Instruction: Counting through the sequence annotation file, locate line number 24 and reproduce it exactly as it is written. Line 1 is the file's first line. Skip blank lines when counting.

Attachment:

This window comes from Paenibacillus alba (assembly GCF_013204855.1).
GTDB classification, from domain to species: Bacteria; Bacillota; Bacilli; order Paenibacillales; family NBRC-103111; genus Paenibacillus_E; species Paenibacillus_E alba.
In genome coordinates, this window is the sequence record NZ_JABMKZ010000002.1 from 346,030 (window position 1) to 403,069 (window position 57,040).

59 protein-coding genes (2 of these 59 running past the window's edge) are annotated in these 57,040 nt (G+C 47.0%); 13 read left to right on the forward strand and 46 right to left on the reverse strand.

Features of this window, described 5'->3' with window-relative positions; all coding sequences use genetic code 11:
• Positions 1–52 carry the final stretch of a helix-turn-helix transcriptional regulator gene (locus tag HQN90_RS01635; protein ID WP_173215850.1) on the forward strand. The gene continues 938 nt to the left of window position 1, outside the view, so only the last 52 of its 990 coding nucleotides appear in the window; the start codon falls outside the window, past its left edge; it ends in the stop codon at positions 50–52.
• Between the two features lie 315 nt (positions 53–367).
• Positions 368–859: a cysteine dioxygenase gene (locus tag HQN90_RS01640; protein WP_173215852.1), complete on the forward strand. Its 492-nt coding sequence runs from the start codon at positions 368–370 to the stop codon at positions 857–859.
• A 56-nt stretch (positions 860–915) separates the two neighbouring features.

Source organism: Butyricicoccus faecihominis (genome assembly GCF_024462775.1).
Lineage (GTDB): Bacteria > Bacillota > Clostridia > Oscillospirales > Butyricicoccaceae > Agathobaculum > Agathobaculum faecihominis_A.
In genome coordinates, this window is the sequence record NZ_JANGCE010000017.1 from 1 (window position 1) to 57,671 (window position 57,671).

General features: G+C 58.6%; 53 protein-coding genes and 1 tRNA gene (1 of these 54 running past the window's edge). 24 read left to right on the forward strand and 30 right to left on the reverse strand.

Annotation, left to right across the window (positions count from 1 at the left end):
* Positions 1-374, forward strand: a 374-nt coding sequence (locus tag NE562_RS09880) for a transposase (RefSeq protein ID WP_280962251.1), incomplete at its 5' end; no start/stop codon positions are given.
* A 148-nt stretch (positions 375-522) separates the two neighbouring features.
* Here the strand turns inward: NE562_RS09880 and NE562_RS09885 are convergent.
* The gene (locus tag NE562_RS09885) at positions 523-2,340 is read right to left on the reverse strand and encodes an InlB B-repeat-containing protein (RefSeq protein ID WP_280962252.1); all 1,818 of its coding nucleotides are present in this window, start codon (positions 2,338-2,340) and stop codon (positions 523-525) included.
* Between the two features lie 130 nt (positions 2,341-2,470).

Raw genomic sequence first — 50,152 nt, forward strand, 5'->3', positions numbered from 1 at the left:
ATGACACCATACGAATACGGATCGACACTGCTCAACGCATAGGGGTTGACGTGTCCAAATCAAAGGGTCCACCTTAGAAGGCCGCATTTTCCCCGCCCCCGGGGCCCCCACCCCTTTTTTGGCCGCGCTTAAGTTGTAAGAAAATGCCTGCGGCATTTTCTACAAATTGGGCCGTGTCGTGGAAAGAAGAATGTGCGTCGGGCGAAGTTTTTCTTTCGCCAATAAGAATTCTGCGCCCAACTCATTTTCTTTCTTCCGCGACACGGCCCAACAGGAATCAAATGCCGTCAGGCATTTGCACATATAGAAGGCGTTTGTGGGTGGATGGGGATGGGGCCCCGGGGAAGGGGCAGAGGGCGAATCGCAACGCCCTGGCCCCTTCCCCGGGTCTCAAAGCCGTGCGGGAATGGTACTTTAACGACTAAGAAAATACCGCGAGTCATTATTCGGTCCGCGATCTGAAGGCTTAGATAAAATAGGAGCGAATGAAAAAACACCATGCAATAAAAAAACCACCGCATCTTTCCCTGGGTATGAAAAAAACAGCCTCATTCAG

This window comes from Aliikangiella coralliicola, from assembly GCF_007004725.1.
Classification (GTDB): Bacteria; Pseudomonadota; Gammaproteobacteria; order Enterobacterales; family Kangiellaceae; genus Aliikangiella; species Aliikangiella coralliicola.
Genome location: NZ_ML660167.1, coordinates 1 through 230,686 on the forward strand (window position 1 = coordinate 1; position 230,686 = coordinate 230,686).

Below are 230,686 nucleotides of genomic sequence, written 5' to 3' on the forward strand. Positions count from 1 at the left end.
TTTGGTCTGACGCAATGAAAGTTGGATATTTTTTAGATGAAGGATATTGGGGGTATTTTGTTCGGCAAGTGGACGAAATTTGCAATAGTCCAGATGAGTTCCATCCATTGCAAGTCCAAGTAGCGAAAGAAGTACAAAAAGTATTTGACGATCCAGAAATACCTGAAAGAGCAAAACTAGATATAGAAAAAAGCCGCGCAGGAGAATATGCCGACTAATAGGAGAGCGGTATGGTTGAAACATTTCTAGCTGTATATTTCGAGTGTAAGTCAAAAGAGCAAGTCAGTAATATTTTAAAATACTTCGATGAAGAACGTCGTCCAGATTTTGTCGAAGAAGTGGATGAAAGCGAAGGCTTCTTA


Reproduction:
Genome location: NZ_ML660167.1, coordinates 1 through 230,686 on the forward strand (window position 1 = coordinate 1; position 230,686 = coordinate 230,686).